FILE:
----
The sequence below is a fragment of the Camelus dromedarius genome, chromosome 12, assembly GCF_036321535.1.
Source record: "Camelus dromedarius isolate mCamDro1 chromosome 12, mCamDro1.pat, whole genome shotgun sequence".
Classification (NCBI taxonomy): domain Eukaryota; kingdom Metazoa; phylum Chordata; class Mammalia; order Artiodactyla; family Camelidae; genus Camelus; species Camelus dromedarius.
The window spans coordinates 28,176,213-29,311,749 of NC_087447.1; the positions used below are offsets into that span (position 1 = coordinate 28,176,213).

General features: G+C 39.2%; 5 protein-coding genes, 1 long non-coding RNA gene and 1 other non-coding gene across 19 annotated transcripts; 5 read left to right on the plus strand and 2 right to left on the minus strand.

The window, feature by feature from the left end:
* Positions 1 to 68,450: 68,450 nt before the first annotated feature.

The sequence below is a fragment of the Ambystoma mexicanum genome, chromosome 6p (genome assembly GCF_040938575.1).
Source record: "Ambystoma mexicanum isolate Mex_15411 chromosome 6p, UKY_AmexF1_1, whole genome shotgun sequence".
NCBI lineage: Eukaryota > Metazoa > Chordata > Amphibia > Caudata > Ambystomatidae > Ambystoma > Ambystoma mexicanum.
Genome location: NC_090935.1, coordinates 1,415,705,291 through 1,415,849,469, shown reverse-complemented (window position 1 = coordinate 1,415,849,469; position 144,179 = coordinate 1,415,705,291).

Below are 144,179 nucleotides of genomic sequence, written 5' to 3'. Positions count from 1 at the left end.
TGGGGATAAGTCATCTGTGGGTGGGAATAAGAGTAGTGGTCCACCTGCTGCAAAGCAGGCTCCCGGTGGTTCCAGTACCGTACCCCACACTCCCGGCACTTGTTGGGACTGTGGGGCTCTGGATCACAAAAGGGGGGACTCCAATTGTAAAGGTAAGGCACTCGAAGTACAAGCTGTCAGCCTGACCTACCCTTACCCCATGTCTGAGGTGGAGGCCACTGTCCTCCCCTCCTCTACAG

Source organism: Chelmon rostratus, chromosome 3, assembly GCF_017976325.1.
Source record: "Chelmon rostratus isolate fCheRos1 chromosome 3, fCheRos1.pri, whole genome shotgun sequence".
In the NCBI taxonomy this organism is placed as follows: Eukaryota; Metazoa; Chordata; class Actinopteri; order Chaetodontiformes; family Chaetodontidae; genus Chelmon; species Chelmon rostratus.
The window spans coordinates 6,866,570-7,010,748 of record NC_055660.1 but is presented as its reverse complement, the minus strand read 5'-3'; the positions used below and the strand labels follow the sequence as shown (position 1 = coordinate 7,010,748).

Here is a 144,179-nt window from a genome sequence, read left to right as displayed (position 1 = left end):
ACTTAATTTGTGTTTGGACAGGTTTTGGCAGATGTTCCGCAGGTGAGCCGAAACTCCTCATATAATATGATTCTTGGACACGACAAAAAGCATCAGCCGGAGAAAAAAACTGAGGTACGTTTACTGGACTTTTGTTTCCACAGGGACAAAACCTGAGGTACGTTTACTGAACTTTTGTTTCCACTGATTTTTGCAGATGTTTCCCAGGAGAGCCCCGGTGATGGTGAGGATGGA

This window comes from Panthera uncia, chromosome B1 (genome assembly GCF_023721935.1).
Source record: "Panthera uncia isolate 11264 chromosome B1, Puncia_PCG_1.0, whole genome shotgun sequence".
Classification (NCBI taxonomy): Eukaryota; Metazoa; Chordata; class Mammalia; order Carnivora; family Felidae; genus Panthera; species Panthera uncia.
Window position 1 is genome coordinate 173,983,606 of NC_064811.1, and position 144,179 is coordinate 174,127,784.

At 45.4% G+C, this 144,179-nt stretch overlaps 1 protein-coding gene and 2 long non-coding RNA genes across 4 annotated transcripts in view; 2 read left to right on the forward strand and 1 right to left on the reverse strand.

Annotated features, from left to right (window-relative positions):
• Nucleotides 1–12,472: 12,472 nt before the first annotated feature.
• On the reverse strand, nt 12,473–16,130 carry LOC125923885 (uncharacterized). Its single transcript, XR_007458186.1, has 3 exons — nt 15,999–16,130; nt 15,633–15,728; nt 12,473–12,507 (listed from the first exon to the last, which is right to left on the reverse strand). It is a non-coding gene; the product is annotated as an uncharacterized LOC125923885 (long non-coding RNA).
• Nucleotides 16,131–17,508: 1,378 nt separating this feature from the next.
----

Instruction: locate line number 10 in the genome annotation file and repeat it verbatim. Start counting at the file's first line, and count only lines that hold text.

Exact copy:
NCBI lineage: Eukaryota > Metazoa > Chordata > Amphibia > Caudata > Ambystomatidae > Ambystoma > Ambystoma mexicanum.